The information that must be submitted is as follows:
- Arrangements for the lottery, specifically the date on which the tickets were
available for the sale of supply, the dates of any draw and the value of prizes
including any donated prizes and any rollover.
- The total proceeds of the lottery.
- The amounts deducted by the promoters of the lottery for providing prizes
including prizes in accordance with any rollovers.
- The amounts deducted by the promoters of the lottery in respect of costs incurred in organising the lottery, the amount applied to the purpose for which the promoting Society is conducted (this must be at least 20% of the proceeds) and were there any expenses incurred in connection with the lottery were not paid or by deduction from the proceeds and if so the amount of expenses and the sources from which they were paid.
Paragraph 13 of Schedule 11 of The Act also requires that returns must:
- be sent to the licensing authority no later than 3 months after the date of the
lottery draw or in the case of instant lotteries (scratch cards) within 3 months of the last date of which the tickets were on sale and
- to be signed (electronic signatures are acceptable if the return is sent
electronically) by two members of the Society who must be aged 18 or older, are appointed for the purpose in writing by the Society or if it has one, its governing body and accompanied by copy of their letters or letters of appointment.
Lotteries may involve the issuing of physical or virtual tickets to a participant (a virtual ticket being non-physical for example in the form of an email or text message).
All tickets must state:
- the name of the promoting Society.
- the price of the ticket (which must be the same for all tickets)
- the name and address of the member of the Society who is designated as having responsibility of the Society for promoting small lotteries or (if there is one) the external lottery manager and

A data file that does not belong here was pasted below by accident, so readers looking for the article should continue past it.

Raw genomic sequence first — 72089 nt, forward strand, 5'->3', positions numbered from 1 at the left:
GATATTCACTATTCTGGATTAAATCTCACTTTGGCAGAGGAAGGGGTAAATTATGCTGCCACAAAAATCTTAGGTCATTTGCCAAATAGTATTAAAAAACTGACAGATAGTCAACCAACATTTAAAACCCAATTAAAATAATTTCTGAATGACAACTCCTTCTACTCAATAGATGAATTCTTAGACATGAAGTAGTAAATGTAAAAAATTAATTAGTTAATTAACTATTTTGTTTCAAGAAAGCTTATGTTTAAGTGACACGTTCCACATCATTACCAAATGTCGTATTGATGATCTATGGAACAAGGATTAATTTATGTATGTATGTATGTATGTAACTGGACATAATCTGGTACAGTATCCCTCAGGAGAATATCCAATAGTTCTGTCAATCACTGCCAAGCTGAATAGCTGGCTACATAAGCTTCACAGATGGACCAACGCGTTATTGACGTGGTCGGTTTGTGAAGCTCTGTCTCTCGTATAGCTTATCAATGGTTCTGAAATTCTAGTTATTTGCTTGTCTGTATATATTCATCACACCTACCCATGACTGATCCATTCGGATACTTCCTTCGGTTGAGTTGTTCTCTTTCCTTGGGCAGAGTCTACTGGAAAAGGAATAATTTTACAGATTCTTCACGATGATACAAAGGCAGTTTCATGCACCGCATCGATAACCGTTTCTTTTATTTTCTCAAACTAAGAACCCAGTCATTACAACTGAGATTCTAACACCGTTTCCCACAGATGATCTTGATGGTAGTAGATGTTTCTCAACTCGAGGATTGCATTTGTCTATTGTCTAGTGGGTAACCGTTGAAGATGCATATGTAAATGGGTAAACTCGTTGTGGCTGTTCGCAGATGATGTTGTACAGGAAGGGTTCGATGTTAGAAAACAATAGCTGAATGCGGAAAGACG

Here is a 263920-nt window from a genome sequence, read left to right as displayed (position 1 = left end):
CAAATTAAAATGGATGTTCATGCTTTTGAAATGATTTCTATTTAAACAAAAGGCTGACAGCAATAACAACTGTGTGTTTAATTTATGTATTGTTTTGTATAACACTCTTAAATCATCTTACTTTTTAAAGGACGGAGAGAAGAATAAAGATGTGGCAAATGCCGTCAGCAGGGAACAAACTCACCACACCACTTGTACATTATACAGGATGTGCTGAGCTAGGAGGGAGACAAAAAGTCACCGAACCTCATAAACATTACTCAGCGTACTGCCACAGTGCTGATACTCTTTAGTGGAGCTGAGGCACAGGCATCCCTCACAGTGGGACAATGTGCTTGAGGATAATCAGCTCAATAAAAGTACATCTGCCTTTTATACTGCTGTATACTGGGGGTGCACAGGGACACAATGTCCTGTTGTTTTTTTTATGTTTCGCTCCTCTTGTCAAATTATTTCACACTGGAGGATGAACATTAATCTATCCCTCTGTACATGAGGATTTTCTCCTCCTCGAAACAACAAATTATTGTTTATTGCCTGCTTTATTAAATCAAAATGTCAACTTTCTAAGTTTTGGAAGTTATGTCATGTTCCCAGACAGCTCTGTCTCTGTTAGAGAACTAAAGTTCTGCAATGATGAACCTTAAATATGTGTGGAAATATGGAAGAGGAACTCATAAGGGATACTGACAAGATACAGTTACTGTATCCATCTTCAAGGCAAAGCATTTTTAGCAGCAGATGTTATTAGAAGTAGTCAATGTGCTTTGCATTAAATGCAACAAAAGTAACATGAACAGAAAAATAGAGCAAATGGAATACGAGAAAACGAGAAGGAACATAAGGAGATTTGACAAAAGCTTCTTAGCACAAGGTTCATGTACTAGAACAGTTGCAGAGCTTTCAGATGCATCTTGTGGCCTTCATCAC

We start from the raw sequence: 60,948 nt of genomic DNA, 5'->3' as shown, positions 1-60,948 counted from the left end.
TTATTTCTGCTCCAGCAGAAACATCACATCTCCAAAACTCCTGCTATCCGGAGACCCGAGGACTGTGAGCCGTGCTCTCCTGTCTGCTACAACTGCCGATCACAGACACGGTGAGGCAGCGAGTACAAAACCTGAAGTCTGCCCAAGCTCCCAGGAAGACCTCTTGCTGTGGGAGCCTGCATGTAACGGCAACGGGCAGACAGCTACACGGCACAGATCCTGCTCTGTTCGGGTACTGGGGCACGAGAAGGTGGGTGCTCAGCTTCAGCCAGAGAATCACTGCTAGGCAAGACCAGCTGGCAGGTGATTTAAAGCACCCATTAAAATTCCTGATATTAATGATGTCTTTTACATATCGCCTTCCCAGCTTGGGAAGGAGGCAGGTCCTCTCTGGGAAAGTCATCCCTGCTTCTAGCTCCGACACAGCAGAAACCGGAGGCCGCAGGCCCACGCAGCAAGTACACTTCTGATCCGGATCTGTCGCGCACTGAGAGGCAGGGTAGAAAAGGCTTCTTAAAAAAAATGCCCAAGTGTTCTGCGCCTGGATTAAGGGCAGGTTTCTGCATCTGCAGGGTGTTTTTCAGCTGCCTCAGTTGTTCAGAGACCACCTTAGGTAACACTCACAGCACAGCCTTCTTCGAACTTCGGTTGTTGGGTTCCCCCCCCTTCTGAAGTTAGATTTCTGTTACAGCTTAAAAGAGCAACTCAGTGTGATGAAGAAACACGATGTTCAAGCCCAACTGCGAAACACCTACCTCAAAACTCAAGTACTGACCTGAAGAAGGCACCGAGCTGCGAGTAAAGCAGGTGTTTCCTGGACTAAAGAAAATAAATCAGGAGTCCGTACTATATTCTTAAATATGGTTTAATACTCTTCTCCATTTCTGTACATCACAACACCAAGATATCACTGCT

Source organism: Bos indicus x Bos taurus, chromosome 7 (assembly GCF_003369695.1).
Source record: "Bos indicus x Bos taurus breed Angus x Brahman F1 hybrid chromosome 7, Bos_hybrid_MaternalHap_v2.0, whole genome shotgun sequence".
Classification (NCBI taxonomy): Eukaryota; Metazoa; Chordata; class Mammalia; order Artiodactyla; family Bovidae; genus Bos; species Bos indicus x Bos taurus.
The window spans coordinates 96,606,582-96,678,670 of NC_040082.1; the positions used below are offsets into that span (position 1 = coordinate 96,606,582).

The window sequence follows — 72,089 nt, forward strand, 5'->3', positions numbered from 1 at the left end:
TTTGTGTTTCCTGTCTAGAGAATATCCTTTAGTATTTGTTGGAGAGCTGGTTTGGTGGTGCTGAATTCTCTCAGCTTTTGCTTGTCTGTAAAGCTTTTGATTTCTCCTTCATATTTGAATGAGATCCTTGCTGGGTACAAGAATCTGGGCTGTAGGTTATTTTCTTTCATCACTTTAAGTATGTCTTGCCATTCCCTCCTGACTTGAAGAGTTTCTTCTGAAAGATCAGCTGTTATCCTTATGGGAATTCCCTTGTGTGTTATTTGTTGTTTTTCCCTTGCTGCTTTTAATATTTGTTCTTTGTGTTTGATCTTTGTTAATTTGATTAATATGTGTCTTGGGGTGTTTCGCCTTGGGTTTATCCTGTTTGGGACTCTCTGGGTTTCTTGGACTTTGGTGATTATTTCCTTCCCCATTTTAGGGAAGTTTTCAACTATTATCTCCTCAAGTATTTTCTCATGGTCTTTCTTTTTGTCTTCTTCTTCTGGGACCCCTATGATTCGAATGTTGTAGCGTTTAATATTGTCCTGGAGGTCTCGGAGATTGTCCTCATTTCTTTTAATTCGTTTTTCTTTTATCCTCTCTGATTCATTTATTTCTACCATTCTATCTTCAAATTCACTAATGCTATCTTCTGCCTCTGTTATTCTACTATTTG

- the date of the draw of information which enables the date to be determined.
- Registration Number
All Small Society lottery operators should maintain a register to maintain written records of any unsold or returned tickets for a period of one year from the date of the lottery draw.
The licensing authority is permitted to inspect records of the lottery for any purpose
related to the lottery.
The Act requires that lottery tickets may only be sold by persons over the age of 16 to
persons over the age of 16.
Tickets must not be sold in a street, a street includes any bridge, road, lane footways,
subways, square, court or passage (including passages through enclosed premises
such as shopping malls) but tickets may however be sold from a kiosk, in a shop or door to door.
Prizes awarded in Small Society Lotteries can either be cash or non-monetary. The
value of prizes declared on returns must not exceed the limits and prizes set out by The Act i.e. that combined with any expenses incurred with the running of the lottery such as managers fees, they must not comprise more than 80% of the total proceeds of the lottery. Donated prizes would not be counted as part of this 80% (as no money would be withdrawn from the proceeds to cover their purchase) but should still be declared on the return following the lottery draw.
Please contact: firstname.lastname@example.org is you have any questions about these guidance notes